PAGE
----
Avoiding misunderstandings – lesson plan

Time: 60 minutes + Level: B1+
Objective:  To discuss how to avoid misunderstandings at work where complex or unfamiliar information is exchanged  To discuss and practice language strategies for clarifying and summarizing what is said when exchanging information Materials: 1 copy per participant of pages 1-3 1 copy of the teacher’s resource sheet, cut up Procedure: 1. Discuss the lead in questions 2. Read the first conversation between Simon and a new foreign student who has taken a placement in his company. 3. Discuss the factors which would cause confusion. Examples: use of vague language (thingummyjig, wotchamacallit, wotsit), hesitations, overly complex and long-winded explanations, failure to address Juan’s questions, lack of repetition, failure to summarise the information ‘exchanged’. Conclude that clarification and simplification is required on both sides. 4. Read the second conversation. Underline the strategies used by Simon and Juan to improve mutual understanding Answer:
Simon: Juan: Simon: Juan: Simon: Juan: Simon: Juan: Simon: Juan: Let me show you how the photocopier works. Lift the lid – what I mean is this part here. Next, place your paper on the glass – it depends on the size you want it to copy. I’m not sure what you mean – could you say that in a different way? Ok. The paper goes here, and you can photocopy the document onto different sizes of paper. Ah, I understand. Now you’ve got to choose the settings. In other words, you can decide if you’d like to double-side things, hole punch them… Do you mean putting holes in the paper? That’s right. You can also staple them or enlarge them. To put it differently, you can make the copies bigger. Ok, I see. When you’re finished take out your original and your copies. Thanks, that’s great.

Note that the conversation has also been simplified – sentences are shorter and there are fewer hesitations and vague language. 5. Distribute the expressions from the teacher’s resource sheet, one set per pair or group, mixed up. Ask the groups to rearrange the vocabulary into three groups: clarifying one's point or idea, how you ask for clarification, how to express lack of understanding. The participants can compare their answers with worksheet two when they are finished. 6. Practice: in three minutes participants describe the layout out of their office/company in as much detail as possible. One person should speak and the other will draw a picture, according to what they hear. While doing so they should aim to use the phrases from the previous exercise, attempting to ensure that they avoid misunderstandings 7. Show the pictures to each other and confirm how accurate they are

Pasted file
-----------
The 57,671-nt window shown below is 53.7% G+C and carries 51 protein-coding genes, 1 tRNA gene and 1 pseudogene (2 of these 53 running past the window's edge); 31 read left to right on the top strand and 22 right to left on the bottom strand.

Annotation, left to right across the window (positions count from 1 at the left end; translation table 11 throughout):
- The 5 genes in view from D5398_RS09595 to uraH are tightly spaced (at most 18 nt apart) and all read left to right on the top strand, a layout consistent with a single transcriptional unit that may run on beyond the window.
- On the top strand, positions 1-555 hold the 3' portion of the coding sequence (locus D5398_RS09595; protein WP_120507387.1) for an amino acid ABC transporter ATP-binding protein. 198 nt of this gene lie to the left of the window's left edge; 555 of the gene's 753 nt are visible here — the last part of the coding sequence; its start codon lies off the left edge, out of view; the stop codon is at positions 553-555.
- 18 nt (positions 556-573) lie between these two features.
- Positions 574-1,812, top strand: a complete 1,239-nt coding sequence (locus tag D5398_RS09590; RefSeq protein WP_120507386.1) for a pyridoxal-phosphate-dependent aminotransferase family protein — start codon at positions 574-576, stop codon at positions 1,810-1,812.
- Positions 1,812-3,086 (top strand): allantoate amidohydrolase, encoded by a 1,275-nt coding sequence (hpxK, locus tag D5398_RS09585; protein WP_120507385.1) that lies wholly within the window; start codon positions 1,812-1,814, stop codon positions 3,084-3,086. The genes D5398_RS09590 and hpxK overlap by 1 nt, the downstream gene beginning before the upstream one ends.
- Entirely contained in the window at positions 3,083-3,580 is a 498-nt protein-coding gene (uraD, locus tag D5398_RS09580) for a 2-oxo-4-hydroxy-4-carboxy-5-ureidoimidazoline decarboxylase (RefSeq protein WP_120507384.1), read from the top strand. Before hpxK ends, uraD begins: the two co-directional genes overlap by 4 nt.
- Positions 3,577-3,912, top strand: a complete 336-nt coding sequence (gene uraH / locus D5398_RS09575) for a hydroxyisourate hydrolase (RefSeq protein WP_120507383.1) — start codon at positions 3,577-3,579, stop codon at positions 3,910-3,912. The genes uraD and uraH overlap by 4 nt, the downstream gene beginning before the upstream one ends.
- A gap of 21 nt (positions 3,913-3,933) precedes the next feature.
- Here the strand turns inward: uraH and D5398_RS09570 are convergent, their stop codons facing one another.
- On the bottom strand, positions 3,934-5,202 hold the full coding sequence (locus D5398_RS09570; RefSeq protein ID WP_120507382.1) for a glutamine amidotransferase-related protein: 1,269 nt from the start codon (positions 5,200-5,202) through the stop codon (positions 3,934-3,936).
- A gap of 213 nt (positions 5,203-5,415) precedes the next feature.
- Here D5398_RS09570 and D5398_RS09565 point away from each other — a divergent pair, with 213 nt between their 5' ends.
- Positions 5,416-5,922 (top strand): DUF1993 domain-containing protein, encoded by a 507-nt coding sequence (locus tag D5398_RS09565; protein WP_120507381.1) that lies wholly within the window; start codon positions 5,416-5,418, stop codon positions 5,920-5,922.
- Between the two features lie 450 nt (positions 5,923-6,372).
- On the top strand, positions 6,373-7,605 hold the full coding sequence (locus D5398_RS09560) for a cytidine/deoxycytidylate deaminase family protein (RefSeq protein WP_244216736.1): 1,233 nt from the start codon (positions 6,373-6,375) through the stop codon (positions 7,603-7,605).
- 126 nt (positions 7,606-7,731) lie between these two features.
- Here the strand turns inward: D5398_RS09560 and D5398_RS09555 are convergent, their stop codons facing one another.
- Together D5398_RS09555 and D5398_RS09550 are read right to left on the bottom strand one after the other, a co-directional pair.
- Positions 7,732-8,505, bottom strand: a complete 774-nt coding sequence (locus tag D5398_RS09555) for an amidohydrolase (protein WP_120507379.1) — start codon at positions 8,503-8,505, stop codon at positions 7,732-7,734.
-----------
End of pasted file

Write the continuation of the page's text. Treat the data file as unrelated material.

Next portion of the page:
. 8. Coordinating tasks at work – participants imagine they have been called away to a lengthy meeting, and their partners in the class will have to step in for them. As the colleague in question is unfamiliar with his/her partner’s job or current schedule, they will need to give them clear instructions and respond to any questions. Begin by asking the participants to complete their table with details of three tasks which should be carried out – an example is given. 9. Ask participants to take it in turns to give their instructions. They must bear in mind that their colleagues do not usually do these tasks, and they must therefore ensure they are completely clear – use clarifying and summarising language, and respond to colleagues’ questions as appropriate. 10. Debrief: compare notes, then discuss how successfully the instructions were given and understood.

Teacher’s resource sheet
Cut up the sentences below and ask learners to rearrange them into three groups:

Clarifying one's point or idea Let me explain that... What I mean is... In other words... To put it differently... How you ask for clarification What do you mean by...? Could you say that again, please? Do you mean…? I wonder if you could say that in a different way. How to express you don’t understand I don't quite understand. I'm not sure what you mean. I'm not sure I follow you. I’m not sure I got that

Avoiding misunderstandings
Lead in: 1. When was the last time you gave instructions about something to another person? Was it easy or difficult? 2. How easy do you find explaining things in your own language? What about in English? 3. What tips would you give someone who had a complicated process to explain?